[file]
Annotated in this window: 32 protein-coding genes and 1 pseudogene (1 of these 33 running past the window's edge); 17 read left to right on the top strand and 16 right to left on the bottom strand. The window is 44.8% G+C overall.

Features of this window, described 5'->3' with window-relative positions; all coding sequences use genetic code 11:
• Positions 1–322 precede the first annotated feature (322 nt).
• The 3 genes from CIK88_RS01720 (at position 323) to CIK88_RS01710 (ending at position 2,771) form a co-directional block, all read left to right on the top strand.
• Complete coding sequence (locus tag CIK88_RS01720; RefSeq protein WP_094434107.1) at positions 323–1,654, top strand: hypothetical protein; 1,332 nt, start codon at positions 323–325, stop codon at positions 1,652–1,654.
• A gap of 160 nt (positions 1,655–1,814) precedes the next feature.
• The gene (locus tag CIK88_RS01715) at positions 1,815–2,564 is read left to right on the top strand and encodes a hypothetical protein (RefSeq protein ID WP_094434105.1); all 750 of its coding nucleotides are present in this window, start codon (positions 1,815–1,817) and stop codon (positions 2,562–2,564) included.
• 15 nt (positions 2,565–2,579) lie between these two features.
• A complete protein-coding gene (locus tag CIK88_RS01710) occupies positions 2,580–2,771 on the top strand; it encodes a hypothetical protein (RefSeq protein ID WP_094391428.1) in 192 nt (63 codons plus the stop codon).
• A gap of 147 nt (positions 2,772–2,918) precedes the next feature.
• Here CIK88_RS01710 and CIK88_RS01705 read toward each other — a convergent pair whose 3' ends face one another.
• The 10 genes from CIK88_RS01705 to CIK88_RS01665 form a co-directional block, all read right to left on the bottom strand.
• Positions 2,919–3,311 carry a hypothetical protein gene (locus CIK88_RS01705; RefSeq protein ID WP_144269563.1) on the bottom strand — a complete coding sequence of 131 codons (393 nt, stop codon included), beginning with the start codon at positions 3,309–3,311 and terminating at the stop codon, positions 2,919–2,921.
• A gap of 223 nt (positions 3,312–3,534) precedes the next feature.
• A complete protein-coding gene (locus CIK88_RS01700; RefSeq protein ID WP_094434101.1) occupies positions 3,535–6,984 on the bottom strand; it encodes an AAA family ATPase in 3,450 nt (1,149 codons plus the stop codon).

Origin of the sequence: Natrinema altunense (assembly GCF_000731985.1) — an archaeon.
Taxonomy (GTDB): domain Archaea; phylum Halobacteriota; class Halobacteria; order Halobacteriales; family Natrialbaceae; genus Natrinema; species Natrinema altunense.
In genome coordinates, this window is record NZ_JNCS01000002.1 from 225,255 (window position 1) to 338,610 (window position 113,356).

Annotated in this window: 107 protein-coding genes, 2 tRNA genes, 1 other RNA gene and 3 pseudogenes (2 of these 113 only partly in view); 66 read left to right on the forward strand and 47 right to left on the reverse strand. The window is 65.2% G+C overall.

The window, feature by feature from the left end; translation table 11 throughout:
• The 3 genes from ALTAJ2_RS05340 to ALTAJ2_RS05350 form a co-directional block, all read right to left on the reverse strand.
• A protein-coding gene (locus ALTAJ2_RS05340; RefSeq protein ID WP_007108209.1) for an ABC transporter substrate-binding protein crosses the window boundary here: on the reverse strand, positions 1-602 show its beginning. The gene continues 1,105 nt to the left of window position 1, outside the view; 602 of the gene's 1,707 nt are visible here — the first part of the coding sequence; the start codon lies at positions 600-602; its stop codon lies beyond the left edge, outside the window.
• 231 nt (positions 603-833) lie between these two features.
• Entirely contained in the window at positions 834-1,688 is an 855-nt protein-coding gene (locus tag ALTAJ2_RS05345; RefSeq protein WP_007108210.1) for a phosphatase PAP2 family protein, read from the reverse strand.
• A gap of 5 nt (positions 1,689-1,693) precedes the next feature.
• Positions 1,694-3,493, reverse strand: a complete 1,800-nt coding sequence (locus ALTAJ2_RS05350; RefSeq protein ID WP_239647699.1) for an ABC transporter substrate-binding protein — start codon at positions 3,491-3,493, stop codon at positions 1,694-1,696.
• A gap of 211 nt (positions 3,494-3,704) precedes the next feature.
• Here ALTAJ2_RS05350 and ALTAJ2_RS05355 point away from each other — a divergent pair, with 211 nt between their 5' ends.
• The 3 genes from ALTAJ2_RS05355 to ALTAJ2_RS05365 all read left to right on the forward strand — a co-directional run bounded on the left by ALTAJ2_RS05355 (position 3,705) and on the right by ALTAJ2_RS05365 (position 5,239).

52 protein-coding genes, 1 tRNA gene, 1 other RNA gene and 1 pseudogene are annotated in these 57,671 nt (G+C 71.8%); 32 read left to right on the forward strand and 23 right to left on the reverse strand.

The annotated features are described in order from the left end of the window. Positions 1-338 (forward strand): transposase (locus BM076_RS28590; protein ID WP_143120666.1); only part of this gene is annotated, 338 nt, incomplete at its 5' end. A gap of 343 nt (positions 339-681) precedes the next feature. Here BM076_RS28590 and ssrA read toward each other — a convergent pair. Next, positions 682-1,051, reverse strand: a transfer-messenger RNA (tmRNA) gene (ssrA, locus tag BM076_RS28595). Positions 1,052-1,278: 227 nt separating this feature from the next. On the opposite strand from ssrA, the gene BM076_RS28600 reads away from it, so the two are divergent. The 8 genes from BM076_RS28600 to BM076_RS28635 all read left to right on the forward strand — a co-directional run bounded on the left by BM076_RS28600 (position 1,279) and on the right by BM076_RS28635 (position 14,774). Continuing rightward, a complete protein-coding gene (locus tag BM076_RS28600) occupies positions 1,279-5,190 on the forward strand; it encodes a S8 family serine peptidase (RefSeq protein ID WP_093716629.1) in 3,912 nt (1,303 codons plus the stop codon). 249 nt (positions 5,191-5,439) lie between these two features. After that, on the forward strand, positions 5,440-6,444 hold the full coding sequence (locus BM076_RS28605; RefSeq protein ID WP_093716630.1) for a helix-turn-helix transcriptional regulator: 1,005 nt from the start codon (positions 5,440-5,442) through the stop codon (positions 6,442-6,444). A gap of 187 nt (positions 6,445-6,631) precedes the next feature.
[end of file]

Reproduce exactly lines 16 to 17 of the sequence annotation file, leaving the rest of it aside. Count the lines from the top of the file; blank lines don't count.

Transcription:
Origin of the sequence: Natrinema altunense (assembly GCF_000731985.1) — an archaeon.
Taxonomy (GTDB): domain Archaea; phylum Halobacteriota; class Halobacteria; order Halobacteriales; family Natrialbaceae; genus Natrinema; species Natrinema altunense.